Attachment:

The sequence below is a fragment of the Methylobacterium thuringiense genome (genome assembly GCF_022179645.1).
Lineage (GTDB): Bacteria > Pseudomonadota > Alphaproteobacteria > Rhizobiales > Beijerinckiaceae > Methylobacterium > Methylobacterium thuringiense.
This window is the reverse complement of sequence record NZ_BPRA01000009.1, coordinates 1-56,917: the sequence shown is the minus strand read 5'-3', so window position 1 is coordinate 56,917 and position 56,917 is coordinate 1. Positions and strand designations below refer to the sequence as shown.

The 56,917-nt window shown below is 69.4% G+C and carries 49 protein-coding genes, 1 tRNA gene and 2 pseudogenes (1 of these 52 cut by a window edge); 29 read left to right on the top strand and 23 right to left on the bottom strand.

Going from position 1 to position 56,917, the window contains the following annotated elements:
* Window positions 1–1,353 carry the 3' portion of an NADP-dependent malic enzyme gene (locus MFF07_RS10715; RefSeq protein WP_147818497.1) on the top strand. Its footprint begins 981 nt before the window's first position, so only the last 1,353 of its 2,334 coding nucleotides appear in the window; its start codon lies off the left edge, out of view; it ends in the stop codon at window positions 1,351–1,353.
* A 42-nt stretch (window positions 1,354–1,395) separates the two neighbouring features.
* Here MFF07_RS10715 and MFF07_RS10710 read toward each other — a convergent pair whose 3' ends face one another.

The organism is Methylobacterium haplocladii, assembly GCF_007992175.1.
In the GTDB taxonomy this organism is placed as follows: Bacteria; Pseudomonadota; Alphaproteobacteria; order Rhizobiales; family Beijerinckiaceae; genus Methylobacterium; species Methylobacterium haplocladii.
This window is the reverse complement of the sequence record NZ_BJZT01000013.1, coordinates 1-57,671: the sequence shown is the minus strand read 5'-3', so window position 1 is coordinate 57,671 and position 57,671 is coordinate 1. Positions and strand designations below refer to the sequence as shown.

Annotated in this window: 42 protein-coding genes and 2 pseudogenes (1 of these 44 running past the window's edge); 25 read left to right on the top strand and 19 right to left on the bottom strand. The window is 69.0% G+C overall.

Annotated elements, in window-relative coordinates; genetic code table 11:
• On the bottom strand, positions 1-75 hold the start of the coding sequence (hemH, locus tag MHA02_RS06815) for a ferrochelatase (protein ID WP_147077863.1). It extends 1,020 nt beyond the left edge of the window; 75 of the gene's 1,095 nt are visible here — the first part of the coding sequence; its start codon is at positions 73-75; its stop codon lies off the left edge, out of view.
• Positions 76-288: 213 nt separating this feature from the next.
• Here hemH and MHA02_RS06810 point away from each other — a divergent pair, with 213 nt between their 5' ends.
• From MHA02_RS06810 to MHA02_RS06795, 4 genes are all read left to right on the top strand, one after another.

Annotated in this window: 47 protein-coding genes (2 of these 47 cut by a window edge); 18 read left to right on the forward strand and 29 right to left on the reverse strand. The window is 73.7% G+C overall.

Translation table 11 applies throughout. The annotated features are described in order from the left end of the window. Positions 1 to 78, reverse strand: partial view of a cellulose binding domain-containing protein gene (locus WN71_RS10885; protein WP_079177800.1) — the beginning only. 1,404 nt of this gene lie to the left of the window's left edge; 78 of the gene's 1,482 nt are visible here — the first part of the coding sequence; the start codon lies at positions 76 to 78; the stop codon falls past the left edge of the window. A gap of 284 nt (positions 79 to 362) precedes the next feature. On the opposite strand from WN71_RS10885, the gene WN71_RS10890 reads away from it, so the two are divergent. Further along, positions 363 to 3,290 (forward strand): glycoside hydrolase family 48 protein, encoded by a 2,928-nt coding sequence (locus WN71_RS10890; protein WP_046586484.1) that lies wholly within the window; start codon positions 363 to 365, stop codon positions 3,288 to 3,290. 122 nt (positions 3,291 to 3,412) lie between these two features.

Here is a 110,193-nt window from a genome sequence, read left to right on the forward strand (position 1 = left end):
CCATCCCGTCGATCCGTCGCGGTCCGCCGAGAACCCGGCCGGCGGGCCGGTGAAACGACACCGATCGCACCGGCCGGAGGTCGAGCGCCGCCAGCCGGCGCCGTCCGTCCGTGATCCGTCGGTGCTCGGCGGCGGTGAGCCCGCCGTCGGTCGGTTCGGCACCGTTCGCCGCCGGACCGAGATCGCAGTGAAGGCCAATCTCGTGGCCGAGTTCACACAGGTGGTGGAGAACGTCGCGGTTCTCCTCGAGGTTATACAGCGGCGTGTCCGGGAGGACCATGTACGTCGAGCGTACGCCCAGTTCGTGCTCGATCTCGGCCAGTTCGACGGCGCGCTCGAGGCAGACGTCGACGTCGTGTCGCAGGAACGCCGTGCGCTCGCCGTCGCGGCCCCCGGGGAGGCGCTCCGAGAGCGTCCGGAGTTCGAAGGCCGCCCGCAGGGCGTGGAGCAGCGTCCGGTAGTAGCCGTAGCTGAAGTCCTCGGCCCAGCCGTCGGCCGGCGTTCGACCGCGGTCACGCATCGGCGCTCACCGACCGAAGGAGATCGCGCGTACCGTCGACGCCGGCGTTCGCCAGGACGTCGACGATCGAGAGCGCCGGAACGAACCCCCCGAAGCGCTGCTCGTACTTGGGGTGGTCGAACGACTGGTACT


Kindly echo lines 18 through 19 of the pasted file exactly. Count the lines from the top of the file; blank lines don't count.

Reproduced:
Annotated in this window: 47 protein-coding genes (2 of these 47 cut by a window edge); 18 read left to right on the forward strand and 29 right to left on the reverse strand. The window is 73.7% G+C overall.

Translation table 11 applies throughout. The annotated features are described in order from the left end of the window. Positions 1 to 78, reverse strand: partial view of a cellulose binding domain-containing protein gene (locus WN71_RS10885; protein WP_079177800.1) — the beginning only. 1,404 nt of this gene lie to the left of the window's left edge; 78 of the gene's 1,482 nt are visible here — the first part of the coding sequence; the start codon lies at positions 76 to 78; the stop codon falls past the left edge of the window. A gap of 284 nt (positions 79 to 362) precedes the next feature. On the opposite strand from WN71_RS10885, the gene WN71_RS10890 reads away from it, so the two are divergent. Further along, positions 363 to 3,290 (forward strand): glycoside hydrolase family 48 protein, encoded by a 2,928-nt coding sequence (locus WN71_RS10890; protein WP_046586484.1) that lies wholly within the window; start codon positions 363 to 365, stop codon positions 3,288 to 3,290. 122 nt (positions 3,291 to 3,412) lie between these two features.